This is a case of the underdog versus the crowd favorite. FL Studio has amassed a grand following in its 14 years of existence, becoming one of the most sought out recording software available on the market, but can it stand up to its relatively unknown competitor? In this Reaper vs FL Studio article we’ll see how these two digital audio workstations fare against each other with regard to features, audio recording capabilities, interface, compatibility and pricing. If you would like to check out my main article on the top 7 DAW’s just click on the link!
Reaper is a feature-heavy application that is very light on resources but packs a powerful punch. The latest version offers nothing short of an impressive performance and bucket load of well, thought out features. You’ll be able to:
- Mix audio, MIDI, video and still images on a single track
- Route channel with surprising ease through the mixer
- Easily split, glue, resize, move, trim, loop, pitch shift, time stretch, fade, cross-fade, without even switching tools
- Side-chain any plug-in, even though that plugin might not support side-chaining
- ReWire audio or MIDI from an external application
- Use 64-bit plugins along with a suite of bundled devices
- Customize anything and everything in the interface
FL Studio was once a simple loop-maker with very basic sequencing abilities, almost like a toy. But it has since broken out of its old shell and new versions have added audio recording, precision mixing, VST capabilities. The latest version though goes even further. Some of the best features in the new version include:
- Performance mode – the ability to play loops live
- Multi-touch support for touch screens
- Piano roll comes with horizontal and vertical movement locking
- Right-click data entry for controls
- Improved tap tempo
- New plugins: BassDrum, Effector, Groove Machine Synth, Mini Synth, and more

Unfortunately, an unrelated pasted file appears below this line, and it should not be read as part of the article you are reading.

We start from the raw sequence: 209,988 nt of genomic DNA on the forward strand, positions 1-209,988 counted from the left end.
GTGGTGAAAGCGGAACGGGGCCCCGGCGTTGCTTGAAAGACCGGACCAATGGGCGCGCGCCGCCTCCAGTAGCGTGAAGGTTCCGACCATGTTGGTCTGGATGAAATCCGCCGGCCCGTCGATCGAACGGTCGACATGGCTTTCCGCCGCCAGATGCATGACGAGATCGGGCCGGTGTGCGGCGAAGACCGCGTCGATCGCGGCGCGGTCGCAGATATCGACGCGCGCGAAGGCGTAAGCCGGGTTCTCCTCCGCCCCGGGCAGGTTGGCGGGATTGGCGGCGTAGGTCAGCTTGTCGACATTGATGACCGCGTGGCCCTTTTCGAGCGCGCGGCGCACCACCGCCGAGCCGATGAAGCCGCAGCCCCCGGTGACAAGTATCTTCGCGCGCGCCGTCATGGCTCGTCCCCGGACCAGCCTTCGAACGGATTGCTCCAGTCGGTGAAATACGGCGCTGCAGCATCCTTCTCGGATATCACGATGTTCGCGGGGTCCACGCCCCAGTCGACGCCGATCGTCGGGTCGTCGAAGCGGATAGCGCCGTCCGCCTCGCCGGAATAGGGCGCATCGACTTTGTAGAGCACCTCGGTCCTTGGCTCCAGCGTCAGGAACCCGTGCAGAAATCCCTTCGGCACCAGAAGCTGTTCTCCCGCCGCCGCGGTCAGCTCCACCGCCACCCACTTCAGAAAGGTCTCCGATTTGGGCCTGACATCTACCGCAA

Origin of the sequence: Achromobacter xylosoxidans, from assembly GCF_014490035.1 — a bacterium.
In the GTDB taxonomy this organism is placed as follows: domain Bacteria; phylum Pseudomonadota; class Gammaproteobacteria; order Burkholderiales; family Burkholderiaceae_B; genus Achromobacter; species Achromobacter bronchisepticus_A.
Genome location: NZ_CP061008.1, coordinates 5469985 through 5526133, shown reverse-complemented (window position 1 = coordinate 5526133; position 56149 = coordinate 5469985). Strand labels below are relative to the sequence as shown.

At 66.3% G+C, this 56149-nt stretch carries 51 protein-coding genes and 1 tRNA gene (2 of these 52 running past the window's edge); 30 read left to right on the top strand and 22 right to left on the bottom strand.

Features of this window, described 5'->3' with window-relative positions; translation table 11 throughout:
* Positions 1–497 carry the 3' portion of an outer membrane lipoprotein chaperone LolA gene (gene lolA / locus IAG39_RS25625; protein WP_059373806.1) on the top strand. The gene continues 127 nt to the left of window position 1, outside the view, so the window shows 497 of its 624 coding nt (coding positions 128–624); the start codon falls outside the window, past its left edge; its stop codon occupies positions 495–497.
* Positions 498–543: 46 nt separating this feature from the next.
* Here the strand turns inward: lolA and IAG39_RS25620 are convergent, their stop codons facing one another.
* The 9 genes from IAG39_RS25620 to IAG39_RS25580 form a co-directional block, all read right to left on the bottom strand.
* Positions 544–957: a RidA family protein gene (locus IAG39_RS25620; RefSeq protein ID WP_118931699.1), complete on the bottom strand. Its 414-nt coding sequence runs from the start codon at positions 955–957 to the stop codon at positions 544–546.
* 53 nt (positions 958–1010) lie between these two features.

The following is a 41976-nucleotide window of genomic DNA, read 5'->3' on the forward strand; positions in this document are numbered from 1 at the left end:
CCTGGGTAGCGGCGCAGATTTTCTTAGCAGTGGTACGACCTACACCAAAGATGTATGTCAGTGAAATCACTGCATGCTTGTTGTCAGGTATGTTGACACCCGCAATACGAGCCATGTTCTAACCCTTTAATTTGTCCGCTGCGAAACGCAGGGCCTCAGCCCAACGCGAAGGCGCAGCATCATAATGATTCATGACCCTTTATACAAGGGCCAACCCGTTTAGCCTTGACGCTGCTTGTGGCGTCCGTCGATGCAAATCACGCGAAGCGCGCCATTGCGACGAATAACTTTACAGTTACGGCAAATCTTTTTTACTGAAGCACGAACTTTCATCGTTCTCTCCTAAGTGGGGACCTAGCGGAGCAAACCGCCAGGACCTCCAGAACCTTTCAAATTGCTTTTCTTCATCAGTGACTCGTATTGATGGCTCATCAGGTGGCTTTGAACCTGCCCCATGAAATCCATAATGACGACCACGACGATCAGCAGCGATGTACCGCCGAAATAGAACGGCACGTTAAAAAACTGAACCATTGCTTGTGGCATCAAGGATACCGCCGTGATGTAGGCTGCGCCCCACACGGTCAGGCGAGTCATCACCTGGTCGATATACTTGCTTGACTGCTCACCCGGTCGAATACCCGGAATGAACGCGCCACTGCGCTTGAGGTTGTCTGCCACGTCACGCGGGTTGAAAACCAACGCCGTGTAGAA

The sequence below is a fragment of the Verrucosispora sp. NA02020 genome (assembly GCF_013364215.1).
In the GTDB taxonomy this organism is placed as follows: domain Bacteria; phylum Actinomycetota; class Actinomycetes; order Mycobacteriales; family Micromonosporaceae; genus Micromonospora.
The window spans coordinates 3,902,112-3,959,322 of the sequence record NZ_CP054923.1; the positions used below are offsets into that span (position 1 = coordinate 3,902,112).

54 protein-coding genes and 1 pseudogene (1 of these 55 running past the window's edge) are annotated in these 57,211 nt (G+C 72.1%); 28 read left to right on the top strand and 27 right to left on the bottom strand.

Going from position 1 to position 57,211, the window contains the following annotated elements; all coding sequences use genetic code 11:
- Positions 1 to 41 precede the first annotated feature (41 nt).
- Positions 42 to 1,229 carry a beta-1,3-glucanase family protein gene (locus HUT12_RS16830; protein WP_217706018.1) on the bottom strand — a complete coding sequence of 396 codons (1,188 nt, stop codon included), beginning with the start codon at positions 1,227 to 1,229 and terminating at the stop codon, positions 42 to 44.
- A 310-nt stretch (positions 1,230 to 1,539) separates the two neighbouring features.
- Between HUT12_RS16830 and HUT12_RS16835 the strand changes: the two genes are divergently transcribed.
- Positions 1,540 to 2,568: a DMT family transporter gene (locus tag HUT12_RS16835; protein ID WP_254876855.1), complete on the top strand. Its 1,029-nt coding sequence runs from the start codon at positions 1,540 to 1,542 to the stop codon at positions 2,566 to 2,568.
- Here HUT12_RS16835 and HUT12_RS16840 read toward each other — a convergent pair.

Check out the current pricing for FL studio on amazon!
– FL Studio
Recording & Mixing
Reaper 4 offers some decent recording functionality. The interface provides for non-destructible audio editing, as well as a powerful mixer. The mixer offers some innovative routing features. The only drawback here would be a full featured audio editing tool, leaving you no choice but to go for a third party editor.
FL Studio has an excellent recording interface complete with intelligently designed transport buttons and over-dubbing capabilities. Multi input recording can be a little tedious at times. The mixer offers good precision and excellent routing capabilities and leaves almost nothing to be desired.
– FL Studio
Reaper 4 comes with a rather simple interface. But don’t let the impression of simplicity fool you. There is absolutely no shortage of customizable features, including a completely skinnable look with changeable colors. Where the interface shines however, is the recording functions and the ergonomic transport buttons.
FL Studio 11 carries a beautiful interface but it’s somewhat still clogged by the heavy design that is reminds you of its older days. Sleek new features like Performance mode seem ill-fitting to its older sections.